Post Commissioning Training (formerly known as Module 5), again run at an OTC, over 3 weekends.
Special To Arm training is specific to the type of unit the Subaltern is joining and covers a 2-week period. This is increasingly integrated with the tactics phase of a Regular training course. For example, the Platoon Commander's Battle Course held at the Infantry Battle School in Brecon which is integrated within a Regular training course, or the Light Cavalry Commander's Course held at the Reconnaissance & Armoured Tactics Division in Warminster which is run separately to Regular training courses.
- Dunlop, p. 55
- Dunlop p. 64
- Dunlop p. 55
- e.g. Royal Monmouthshire Royal Engineers (Militia), The Jersey Field Squadron (Militia), The Royal Militia of the Island of Jersey, 4th (Volunteer) Battalion, the Royal Irish Rangers (27th (Inniskilling) 83rd and 87th) (North Irish Militia) (until 1993)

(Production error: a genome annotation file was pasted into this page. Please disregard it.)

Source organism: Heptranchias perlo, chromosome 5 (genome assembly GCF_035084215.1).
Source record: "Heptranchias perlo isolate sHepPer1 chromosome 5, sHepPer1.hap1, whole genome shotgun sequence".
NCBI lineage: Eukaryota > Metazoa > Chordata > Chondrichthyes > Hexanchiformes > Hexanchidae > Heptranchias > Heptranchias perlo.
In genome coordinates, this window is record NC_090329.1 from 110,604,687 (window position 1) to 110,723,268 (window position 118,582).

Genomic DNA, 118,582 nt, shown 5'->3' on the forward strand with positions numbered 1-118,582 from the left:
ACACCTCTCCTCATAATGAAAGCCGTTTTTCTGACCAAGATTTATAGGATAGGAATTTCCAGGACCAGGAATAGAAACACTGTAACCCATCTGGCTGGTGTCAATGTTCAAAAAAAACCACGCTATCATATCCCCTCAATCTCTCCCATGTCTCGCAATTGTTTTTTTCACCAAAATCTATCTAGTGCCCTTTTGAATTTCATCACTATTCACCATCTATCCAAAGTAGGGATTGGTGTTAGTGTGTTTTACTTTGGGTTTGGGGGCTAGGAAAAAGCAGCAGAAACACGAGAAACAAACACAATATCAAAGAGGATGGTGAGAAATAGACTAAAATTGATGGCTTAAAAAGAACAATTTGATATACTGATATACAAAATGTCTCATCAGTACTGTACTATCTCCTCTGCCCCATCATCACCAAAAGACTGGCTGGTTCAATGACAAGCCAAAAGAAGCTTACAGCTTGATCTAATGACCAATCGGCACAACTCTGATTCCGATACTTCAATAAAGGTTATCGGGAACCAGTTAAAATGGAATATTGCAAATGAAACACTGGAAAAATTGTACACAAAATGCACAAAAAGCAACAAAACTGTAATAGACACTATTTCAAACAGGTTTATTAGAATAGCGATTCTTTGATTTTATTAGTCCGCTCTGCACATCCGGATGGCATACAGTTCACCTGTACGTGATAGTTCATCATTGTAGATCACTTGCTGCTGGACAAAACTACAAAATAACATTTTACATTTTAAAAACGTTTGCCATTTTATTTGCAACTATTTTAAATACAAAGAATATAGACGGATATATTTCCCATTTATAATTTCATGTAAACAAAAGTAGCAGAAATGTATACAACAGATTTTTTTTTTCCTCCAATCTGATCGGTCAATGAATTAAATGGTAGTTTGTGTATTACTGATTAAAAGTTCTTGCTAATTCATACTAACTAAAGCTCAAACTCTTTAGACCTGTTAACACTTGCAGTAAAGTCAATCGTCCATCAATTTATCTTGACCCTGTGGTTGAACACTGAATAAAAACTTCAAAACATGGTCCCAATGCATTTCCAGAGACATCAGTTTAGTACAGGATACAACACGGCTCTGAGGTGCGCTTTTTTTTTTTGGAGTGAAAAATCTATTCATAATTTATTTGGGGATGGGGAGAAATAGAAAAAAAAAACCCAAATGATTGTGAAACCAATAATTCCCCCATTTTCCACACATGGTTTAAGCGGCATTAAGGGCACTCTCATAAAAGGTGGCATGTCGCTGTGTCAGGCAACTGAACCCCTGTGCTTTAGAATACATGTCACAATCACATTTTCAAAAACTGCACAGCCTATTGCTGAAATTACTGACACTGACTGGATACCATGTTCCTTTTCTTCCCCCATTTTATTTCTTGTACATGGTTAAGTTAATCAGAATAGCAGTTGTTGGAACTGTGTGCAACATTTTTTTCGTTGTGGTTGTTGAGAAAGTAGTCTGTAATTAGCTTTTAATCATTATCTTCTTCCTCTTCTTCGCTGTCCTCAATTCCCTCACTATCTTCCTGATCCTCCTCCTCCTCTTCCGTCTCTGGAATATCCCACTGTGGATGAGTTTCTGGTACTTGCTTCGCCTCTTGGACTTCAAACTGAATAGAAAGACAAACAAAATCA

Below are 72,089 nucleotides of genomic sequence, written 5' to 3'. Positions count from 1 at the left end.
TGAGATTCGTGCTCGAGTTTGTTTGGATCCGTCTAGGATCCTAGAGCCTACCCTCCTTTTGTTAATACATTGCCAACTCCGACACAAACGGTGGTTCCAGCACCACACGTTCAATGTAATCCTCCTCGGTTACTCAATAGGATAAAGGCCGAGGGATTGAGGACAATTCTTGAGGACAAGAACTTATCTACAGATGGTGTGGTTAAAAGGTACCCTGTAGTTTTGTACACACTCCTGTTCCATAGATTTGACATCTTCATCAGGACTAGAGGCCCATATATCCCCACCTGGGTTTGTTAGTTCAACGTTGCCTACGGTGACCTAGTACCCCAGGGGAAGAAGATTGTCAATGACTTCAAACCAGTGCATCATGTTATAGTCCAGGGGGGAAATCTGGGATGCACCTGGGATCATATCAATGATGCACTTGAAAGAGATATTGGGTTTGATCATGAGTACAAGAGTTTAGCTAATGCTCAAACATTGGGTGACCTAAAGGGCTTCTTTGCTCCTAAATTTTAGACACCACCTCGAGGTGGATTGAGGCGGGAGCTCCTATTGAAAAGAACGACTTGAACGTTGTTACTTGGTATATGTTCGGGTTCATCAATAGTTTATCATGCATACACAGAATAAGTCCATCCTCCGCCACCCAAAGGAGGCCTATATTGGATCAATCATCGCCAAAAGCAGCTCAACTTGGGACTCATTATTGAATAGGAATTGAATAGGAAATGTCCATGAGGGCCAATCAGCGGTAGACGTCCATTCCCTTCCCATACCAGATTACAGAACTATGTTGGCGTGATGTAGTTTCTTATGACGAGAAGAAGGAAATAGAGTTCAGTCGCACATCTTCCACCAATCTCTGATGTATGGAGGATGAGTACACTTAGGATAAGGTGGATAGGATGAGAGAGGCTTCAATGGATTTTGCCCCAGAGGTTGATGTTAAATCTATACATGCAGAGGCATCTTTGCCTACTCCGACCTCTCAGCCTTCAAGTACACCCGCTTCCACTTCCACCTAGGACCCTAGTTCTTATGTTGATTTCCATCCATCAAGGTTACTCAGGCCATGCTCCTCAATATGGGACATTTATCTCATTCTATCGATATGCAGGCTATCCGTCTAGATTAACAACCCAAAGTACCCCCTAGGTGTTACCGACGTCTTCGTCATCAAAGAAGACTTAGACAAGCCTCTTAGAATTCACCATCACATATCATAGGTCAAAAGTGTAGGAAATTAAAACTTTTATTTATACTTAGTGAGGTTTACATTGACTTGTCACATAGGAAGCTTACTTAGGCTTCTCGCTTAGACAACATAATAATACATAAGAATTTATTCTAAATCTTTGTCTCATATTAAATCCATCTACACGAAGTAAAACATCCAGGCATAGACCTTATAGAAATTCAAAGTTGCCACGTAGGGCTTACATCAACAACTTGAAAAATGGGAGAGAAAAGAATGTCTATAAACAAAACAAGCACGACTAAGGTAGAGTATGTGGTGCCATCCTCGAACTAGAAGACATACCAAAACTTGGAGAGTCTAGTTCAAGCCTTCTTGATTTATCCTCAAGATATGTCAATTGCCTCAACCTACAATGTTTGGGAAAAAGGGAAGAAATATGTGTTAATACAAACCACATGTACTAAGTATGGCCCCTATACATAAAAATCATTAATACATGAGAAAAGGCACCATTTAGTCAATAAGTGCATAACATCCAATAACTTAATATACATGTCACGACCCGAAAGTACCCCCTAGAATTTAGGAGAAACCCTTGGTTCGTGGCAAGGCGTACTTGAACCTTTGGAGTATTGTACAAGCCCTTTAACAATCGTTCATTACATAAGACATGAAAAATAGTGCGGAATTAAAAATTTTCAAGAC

- Sheppard, p. 217
- T F Mills, Training Depots (Territorialisation of British Infantry) 1873-1881, Regiments.org, archived, accessed March 2021.
- Dunlop p. 76
- Dunlop p. 74
- Gregory, pp. 80, 82
- Dunlop p. 97-9
- Dunlop pp. 100-102
- Dunlop pp, 107-108
- Dunlop p. 110
- Dunlop p. 90-93
- Perry, p. 148
- Perry pp.126-7
- "Second Boer War records database goes online". 23 June 2010 – via www.bbc.co.uk.
- Dunlop, p. 20-24
- Campbell p. 277